Now as UP Fees Must Fall we believe that education is a social good, and should be a right, and for that very reason we’re disrupting the current status quo which puts education as a privilege, and we are saying to those students, in fact we’re fighting for you as well. Yes, it might be an inconvenience, but I don’t think there has been any social change or any social good that has come from people being [angry]. There is always going to be some form of discomfort and unfortunately to those students there is going to be a discomfort but at the end of the day it’s going to be something that benefits all. I need to remind them that in as much as we are privileged to be in institutions of higher learning there are thousands and thousands, I mean 200 000 matriculants who qualify for university but are unable to come to university, hundreds of thousands of students that do make it into university and end up dropping out of university because they don’t have the funding, they don’t have the money, and are excluded academically or financially. In fact, I think that’s a minority that are saying lets go back to class and there’s a majority that can’t even get into class.
What about groups that support the call for free quality decolonised education, but also want to return to class? How does UP Fees Must Fall react to these groups?
We’ve had conversations with Open UP and their stance is almost, or at least their initial stance has been that there should be parallel engagements: lets open up universities, let’s go to class, whilst at the same time negotiating. But the problem with such a notion is that the very poor bodies, the very bodies that are calling for free education, and are most affected are going to be even more affected because they’re the ones that are going to be marching, they’re the ones that are going to be going to negotiation rooms, they’re the ones that are going to be doing all the ground work while the majority of those that are privileged enough will be in class. So in as much as they are calling for this, we believe that they need to support this whole heartedly, and if people are going to say they really support the call we need to see some of the work that they’re doing. Let them write about it, let them come into the streets with us. It cannot be that you support the cause but you have not been seen in any way supporting the cause. So really our call is to say yes, going to class is something that we all want, but cannot be right that we are going to class while many are still outside class and we have not received what we are fighting for.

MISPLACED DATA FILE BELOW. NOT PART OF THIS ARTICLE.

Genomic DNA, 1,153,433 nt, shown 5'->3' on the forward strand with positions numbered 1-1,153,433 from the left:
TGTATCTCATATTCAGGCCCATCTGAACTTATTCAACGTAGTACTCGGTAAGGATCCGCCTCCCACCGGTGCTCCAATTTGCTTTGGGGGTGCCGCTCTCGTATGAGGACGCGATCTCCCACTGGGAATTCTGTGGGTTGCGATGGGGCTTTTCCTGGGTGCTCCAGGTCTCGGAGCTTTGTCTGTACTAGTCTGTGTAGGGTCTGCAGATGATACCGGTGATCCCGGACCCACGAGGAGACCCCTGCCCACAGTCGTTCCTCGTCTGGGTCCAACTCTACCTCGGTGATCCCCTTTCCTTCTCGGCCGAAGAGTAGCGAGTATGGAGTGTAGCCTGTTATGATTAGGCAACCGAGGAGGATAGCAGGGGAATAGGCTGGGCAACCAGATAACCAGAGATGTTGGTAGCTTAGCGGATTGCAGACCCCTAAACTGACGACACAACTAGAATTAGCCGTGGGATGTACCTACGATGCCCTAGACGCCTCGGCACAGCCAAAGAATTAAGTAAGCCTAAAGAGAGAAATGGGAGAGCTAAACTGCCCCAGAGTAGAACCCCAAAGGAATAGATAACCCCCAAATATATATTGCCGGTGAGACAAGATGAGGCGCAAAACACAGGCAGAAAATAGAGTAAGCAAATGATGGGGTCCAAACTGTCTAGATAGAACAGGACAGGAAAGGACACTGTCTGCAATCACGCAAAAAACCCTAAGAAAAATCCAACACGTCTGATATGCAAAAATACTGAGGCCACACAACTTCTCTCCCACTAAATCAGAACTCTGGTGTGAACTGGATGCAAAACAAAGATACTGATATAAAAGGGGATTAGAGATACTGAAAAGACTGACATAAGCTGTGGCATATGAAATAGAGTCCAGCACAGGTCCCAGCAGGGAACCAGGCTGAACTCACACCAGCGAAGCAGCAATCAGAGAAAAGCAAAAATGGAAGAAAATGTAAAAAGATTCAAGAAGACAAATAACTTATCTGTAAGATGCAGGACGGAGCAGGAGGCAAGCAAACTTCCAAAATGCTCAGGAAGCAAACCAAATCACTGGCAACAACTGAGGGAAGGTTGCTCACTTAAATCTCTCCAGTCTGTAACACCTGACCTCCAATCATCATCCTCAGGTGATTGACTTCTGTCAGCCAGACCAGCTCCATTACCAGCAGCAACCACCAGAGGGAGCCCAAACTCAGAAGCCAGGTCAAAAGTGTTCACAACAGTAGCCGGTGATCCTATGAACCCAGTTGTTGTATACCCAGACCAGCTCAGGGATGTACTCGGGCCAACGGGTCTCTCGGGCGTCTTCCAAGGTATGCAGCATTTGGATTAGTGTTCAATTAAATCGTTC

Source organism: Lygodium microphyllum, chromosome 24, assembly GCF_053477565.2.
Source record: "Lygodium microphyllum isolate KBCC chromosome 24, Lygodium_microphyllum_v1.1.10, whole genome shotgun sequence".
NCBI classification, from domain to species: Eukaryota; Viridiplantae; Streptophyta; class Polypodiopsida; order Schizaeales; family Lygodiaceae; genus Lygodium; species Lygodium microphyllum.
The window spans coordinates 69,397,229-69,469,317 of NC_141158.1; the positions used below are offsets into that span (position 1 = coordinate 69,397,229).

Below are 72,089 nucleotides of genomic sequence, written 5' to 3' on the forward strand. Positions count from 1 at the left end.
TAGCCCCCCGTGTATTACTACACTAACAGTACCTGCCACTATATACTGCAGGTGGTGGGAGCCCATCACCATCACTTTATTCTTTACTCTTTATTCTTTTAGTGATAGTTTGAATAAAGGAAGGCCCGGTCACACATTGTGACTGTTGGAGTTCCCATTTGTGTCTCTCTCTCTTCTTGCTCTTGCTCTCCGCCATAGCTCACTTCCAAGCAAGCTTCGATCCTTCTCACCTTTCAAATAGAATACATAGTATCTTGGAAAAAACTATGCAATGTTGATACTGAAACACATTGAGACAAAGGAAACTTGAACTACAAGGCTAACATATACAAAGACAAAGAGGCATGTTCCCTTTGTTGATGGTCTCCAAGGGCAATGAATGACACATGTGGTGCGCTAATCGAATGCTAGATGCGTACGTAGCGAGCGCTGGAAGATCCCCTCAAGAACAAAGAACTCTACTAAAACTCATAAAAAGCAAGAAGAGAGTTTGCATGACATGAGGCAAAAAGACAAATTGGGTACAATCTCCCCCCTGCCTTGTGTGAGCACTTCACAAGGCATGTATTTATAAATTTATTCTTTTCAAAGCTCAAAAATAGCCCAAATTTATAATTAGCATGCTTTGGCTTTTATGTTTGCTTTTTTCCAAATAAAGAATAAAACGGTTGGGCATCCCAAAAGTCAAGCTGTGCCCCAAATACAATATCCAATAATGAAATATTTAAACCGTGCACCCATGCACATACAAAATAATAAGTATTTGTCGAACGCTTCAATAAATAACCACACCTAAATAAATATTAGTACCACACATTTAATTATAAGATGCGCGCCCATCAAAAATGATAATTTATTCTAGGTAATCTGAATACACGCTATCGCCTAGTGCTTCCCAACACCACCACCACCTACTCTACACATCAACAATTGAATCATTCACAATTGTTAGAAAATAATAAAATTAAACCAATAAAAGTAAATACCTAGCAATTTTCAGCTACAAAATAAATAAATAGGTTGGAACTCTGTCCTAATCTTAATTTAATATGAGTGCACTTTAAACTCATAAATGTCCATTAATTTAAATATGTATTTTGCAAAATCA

In terms of engagement with UP, how does UP Fees Must Fall look at the attempted processes of engagement?
Well, we believe that we are not going to, as this is a broad social movement. We do not believe in closed door meetings as many a times when we have closed door meetings student leaders are co-opted, they are convinced otherwise by university management. So we are saying let us have an open discussion, an open broad discussion. This has been placed at the universities table for a while. [At] our first protest we called the Vice-Chancellor to ask her a few questions while we were handing in the memorandum. In that moment she refused really to answer student questions but we expected her to answer to our memorandum. She didn’t respond to our memorandum, and the answers we are getting is [that] she does not see us, she does not know who to speak to, but we are saying as a movement we are very visible, here we are we are making a noise, there are many platforms where she could have replied to our memorandum.
Following that we sent a letter to give her the terms of engagement of how we’d be willing to come and sit down with her and have a conversation around that, and she refuses to respond to us directly. She continues to respond through social media. She responds to the media, but she does not speak to the material stakeholders who are the students who are calling for this decolonised education. So at this moment it’s very evident that the university, although they are pushing that they want to engage and that they are engaging, is that they do not want to engage, there has not been one time when they have spoken to students […] and continues to engage with us in what I’d call mafia tactics where she wants to control the narrative to the public and is telling the world that students don’t want to engage, but students are in fact calling for engagement.
What would the ideal form of engagement be between students and the Vice-Chancellor?
The ideal form would be certain conditions need to be met. If the university considers itself to be an intellectual space, to be a space of exchanging ideas, that needs to happen at an equal level. It cannot be that there’s a hierarchy where are some are more subordinate, and others are superior. So we need to level down the grounds and say we will be speaking as equals. That’s the first condition that we are calling for, and we are calling for suspensions to be lifted, this is because these students leaders that have been suspended are material stakeholders themselves and it cannot be that we have a conversation around Fees Must Fall where people that have been at the forefront are excluded from this conversation. We are saying if you are going to have the conversation on university campus, the university campus has to be demilitarised. Until it is demilitarised we can only have a conversation on neutral ground. The conversation must not be about “is free education feasible”, but it should be rather about how we are going to obtain it.